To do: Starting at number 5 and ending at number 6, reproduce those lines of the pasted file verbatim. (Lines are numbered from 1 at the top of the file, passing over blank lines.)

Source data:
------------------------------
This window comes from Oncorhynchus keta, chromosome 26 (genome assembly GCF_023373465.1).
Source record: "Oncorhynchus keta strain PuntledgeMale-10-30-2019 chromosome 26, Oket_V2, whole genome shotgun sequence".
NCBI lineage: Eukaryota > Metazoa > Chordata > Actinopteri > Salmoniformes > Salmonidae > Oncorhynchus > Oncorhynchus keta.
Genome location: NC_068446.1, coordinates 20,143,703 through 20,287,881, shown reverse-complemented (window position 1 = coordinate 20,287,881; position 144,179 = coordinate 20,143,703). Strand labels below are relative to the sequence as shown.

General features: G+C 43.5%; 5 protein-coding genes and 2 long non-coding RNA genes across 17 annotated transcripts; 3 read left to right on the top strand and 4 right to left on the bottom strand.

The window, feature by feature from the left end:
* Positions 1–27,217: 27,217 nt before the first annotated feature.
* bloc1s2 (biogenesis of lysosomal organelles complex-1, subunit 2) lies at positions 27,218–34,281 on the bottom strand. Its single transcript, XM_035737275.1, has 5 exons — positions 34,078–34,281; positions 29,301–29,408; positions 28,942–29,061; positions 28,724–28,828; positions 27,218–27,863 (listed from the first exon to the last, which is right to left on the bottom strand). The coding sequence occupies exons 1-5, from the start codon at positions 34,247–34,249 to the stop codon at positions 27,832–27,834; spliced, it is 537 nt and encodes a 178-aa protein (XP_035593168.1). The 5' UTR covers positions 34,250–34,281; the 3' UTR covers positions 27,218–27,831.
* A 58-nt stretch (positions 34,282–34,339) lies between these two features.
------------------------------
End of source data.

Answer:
General features: G+C 43.5%; 5 protein-coding genes and 2 long non-coding RNA genes across 17 annotated transcripts; 3 read left to right on the top strand and 4 right to left on the bottom strand.

The window, feature by feature from the left end: